Previous SectionIndexHome Page

Mr. Deputy Speaker (Mr. Michael J. Martin): With this, it will be convenient to discuss amendment No. 28, in page 10, line 14, leave out '1998-99' and insert '2003-04'.

Mr. Heathcoat-Amory: The clause will reduce mortgage interest relief from April next year. It is a tax-raising measure. There are other specious excuses attached to it, but, in essence, it is a way of raising another £900 million in the next financial year--1998-99--rising to £950 million in the following year. The 10.7 million people who have borrowed money to buy their homes will be affected directly and adversely.

There was nothing about that in the Labour manifesto. We knew that the Government were bringing forward an emergency Budget to implement the windfall tax, but there was no hint that they would also raise taxes on petrol and diesel, which we have dealt with, on pension funds, which we shall deal with tomorrow, and on home owners and all those with mortgages.

The tax is being imposed at a time of rising interest rates. We have had three interest rate rises since the election. The Chancellor has given away the power to fix interest rates, but the responsibility for monetary policy rests with him. There is speculation that a fourth rise may be imminent. The cost of higher interest rates so far on the average borrower is £20 a month. That will rise once more if the Bank of England raises interest rates again. On top of that additional burden on borrowers caused by interest rate rises, the cut in mortgage interest relief will add nearly a further £10 a month for someone with a loan of £30,000 or more--which is the majority.

One of the spurious reasons brought forward for this tax increase is that it is said to be a way of dampening down a housing boom. It is true that house prices in the south-east are rising strongly, but that supposed boom has not yet reached my constituency or many parts of the north of England. If the economy is in danger of being destabilised by a housing boom, the Chancellor should cut this interest relief immediately. Instead, it is to take effect from 6 April next year. If that is his aim, it is not very clever to have such a long delay between the identification of the supposed need and the implementation of the policy.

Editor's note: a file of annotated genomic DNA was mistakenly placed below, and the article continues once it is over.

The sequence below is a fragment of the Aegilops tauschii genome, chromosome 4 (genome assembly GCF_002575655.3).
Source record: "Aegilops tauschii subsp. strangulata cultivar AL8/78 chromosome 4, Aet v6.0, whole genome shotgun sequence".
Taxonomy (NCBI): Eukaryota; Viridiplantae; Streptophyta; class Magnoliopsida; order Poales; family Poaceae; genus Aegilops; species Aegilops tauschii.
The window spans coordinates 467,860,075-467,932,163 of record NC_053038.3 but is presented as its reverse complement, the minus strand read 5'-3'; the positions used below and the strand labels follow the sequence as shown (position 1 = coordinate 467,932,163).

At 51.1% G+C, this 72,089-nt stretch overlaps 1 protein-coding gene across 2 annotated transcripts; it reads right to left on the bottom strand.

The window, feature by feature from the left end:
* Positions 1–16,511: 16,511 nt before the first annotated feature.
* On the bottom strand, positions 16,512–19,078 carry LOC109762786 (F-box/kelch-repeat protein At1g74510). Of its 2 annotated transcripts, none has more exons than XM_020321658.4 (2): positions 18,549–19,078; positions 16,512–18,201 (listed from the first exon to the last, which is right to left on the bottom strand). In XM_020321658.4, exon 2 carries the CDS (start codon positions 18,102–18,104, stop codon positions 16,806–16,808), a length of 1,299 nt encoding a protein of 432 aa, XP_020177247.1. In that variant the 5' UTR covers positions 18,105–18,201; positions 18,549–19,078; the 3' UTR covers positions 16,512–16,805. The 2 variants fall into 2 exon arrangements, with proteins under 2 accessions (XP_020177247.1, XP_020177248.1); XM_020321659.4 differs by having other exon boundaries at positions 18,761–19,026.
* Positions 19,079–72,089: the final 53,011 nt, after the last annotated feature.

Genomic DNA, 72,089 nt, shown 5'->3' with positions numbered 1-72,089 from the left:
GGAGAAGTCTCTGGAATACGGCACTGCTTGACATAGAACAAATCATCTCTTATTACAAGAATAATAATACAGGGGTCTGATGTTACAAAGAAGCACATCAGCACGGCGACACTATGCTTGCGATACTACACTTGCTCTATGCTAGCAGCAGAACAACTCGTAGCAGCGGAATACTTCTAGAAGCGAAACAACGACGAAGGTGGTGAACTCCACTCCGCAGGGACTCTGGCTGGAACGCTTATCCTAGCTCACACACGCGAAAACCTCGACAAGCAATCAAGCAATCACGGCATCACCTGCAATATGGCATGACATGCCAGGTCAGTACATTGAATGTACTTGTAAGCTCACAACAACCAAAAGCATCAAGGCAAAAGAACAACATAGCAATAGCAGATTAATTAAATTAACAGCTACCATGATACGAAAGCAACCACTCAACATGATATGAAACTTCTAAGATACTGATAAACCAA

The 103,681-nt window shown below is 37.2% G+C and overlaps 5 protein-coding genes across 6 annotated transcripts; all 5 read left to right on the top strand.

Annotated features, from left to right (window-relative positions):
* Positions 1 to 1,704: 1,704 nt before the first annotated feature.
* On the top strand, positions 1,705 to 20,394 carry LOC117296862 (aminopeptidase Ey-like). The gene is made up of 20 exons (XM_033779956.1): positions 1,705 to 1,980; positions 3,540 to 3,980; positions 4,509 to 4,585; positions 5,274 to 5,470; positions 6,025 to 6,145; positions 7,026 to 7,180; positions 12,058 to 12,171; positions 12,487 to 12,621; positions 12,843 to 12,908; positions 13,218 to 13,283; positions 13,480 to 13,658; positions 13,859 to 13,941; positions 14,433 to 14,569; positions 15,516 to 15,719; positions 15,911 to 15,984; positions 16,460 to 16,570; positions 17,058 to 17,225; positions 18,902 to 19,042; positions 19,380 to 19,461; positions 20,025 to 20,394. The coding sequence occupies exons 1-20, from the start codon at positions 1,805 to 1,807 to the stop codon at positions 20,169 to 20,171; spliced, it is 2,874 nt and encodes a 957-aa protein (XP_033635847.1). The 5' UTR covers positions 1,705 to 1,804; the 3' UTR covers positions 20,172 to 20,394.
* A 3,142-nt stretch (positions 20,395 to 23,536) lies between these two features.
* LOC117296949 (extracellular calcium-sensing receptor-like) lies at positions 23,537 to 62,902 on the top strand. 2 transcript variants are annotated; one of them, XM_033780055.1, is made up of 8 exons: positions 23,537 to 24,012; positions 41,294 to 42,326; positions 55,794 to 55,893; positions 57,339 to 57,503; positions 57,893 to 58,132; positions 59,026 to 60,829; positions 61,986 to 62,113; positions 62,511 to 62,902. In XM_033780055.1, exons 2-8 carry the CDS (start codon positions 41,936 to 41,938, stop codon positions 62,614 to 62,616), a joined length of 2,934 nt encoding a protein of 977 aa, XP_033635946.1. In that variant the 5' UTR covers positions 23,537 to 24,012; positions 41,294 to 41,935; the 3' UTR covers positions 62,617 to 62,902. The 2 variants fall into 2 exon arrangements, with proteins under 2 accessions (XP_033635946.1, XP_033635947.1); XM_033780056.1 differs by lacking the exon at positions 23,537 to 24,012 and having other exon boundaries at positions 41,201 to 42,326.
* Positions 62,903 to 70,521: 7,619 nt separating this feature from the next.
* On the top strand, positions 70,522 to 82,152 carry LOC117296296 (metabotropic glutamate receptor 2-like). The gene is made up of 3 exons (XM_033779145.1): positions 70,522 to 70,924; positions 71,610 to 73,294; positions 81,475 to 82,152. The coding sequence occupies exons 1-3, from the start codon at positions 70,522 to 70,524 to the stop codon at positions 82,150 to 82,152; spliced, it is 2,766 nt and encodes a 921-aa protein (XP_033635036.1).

The restriction on mortgage interest relief is also probably regressive. It is commonly supposed that any such restriction hits the better-off disproportionately.

28 Jul 1997 : Column 64

That is no longer the case, because the tax rate allowable has already been restricted to 15 per cent. The time is long past when the main benefit was enjoyed by the well-off or those paying higher rates of income tax.

The Institute for Fiscal Studies has observed that, proportionately, the bottom 10 per cent. in income are damaged as much as the richest 10 per cent. That adds to the picture that is already building up that the entire Budget is regressive. That has also been observed by the IFS. Taking into account all the tax changes, particularly all the increases in indirect taxation, the poorest 10 per cent. have suffered the most. We hear about the concern of new Labour for the disadvantaged and the least well-off, but that is not carried through in the Budget, which has the reverse effect.

In the opinion of the IFS, the restriction in mortgage interest relief to 10 per cent. will damage the poorest. That is somewhat of a surprise. The IFS says:

We wait to see whether the Government will act to prevent that regressive effect, by bringing forward changes in the income support rules. If they do not, we can conclude only that they do not mind the regressive nature of the measure or of the Budget as a whole.

We conclude that this measure is a tax-raising measure--no more, no less. It is one of 17 tax increases that we have noted in the Budget. Our amendments push the relief restriction to beyond the next general election, so that, if the Labour party were to choose next time to fight on a platform of that further restriction, the electorate would have a chance to vote against it accordingly.

Liz Blackman (Erewash): On the heralding of the measure in our manifesto, can the right hon. Gentleman tell us whether the previous Government heralded in their 1992 manifesto the subsequent reduction in MIRAS?

Mr. Heathcoat-Amory: The point that I was making, which I notice the hon. Lady did not dispute, was that if the measure has a macro-economic rationale, it is undermined by the fact that the suppression of the alleged housing boom will not take place until the boom is all over. Therefore, by implication, she agrees with me about that.